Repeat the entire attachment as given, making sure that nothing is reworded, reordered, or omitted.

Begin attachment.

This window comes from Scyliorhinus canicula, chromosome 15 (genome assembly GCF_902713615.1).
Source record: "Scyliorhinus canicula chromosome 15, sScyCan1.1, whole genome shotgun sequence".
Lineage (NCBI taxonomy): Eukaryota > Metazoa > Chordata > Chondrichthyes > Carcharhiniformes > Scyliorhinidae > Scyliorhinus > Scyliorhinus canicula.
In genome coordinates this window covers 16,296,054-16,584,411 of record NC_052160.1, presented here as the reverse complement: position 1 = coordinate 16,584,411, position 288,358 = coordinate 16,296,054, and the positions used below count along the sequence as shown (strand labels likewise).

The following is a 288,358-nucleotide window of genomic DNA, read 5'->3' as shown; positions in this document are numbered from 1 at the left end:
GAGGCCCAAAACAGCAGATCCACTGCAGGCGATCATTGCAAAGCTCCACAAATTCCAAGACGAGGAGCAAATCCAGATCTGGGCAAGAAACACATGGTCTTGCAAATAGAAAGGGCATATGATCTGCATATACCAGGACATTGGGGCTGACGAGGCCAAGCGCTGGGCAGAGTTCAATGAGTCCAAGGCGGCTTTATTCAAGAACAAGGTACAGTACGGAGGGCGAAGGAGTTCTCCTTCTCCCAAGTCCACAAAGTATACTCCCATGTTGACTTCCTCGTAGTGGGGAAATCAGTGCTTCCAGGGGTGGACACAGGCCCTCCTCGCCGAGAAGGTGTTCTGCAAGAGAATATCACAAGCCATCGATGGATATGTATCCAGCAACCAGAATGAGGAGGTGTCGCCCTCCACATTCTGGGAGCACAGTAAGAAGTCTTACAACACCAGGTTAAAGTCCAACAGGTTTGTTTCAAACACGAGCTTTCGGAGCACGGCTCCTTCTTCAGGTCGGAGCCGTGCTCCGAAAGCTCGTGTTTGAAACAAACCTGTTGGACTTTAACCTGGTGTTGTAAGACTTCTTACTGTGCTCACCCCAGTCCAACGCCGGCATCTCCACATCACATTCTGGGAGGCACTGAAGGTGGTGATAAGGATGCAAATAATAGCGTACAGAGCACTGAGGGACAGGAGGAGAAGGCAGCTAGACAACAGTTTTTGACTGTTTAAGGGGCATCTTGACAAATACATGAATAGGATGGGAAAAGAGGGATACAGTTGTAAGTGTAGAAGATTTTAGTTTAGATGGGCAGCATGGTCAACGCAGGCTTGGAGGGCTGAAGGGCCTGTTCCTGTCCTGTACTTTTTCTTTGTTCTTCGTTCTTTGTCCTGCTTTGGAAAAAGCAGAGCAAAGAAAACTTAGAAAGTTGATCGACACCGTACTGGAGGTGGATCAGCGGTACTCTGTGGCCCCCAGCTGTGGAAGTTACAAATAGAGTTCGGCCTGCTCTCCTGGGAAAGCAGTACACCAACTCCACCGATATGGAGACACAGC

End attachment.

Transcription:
This window comes from Scyliorhinus canicula, chromosome 15 (genome assembly GCF_902713615.1).
Source record: "Scyliorhinus canicula chromosome 15, sScyCan1.1, whole genome shotgun sequence".
Lineage (NCBI taxonomy): Eukaryota > Metazoa > Chordata > Chondrichthyes > Carcharhiniformes > Scyliorhinidae > Scyliorhinus > Scyliorhinus canicula.
In genome coordinates this window covers 16,296,054-16,584,411 of record NC_052160.1, presented here as the reverse complement: position 1 = coordinate 16,584,411, position 288,358 = coordinate 16,296,054, and the positions used below count along the sequence as shown (strand labels likewise).

The following is a 288,358-nucleotide window of genomic DNA, read 5'->3' as shown; positions in this document are numbered from 1 at the left end:
GAGGCCCAAAACAGCAGATCCACTGCAGGCGATCATTGCAAAGCTCCACAAATTCCAAGACGAGGAGCAAATCCAGATCTGGGCAAGAAACACATGGTCTTGCAAATAGAAAGGGCATATGATCTGCATATACCAGGACATTGGGGCTGACGAGGCCAAGCGCTGGGCAGAGTTCAATGAGTCCAAGGCGGCTTTATTCAAGAACAAGGTACAGTACGGAGGGCGAAGGAGTTCTCCTTCTCCCAAGTCCACAAAGTATACTCCCATGTTGACTTCCTCGTAGTGGGGAAATCAGTGCTTCCAGGGGTGGACACAGGCCCTCCTCGCCGAGAAGGTGTTCTGCAAGAGAATATCACAAGCCATCGATGGATATGTATCCAGCAACCAGAATGAGGAGGTGTCGCCCTCCACATTCTGGGAGCACAGTAAGAAGTCTTACAACACCAGGTTAAAGTCCAACAGGTTTGTTTCAAACACGAGCTTTCGGAGCACGGCTCCTTCTTCAGGTCGGAGCCGTGCTCCGAAAGCTCGTGTTTGAAACAAACCTGTTGGACTTTAACCTGGTGTTGTAAGACTTCTTACTGTGCTCACCCCAGTCCAACGCCGGCATCTCCACATCACATTCTGGGAGGCACTGAAGGTGGTGATAAGGATGCAAATAATAGCGTACAGAGCACTGAGGGACAGGAGGAGAAGGCAGCTAGACAACAGTTTTTGACTGTTTAAGGGGCATCTTGACAAATACATGAATAGGATGGGAAAAGAGGGATACAGTTGTAAGTGTAGAAGATTTTAGTTTAGATGGGCAGCATGGTCAACGCAGGCTTGGAGGGCTGAAGGGCCTGTTCCTGTCCTGTACTTTTTCTTTGTTCTTCGTTCTTTGTCCTGCTTTGGAAAAAGCAGAGCAAAGAAAACTTAGAAAGTTGATCGACACCGTACTGGAGGTGGATCAGCGGTACTCTGTGGCCCCCAGCTGTGGAAGTTACAAATAGAGTTCGGCCTGCTCTCCTGGGAAAGCAGTACACCAACTCCACCGATATGGAGACACAGC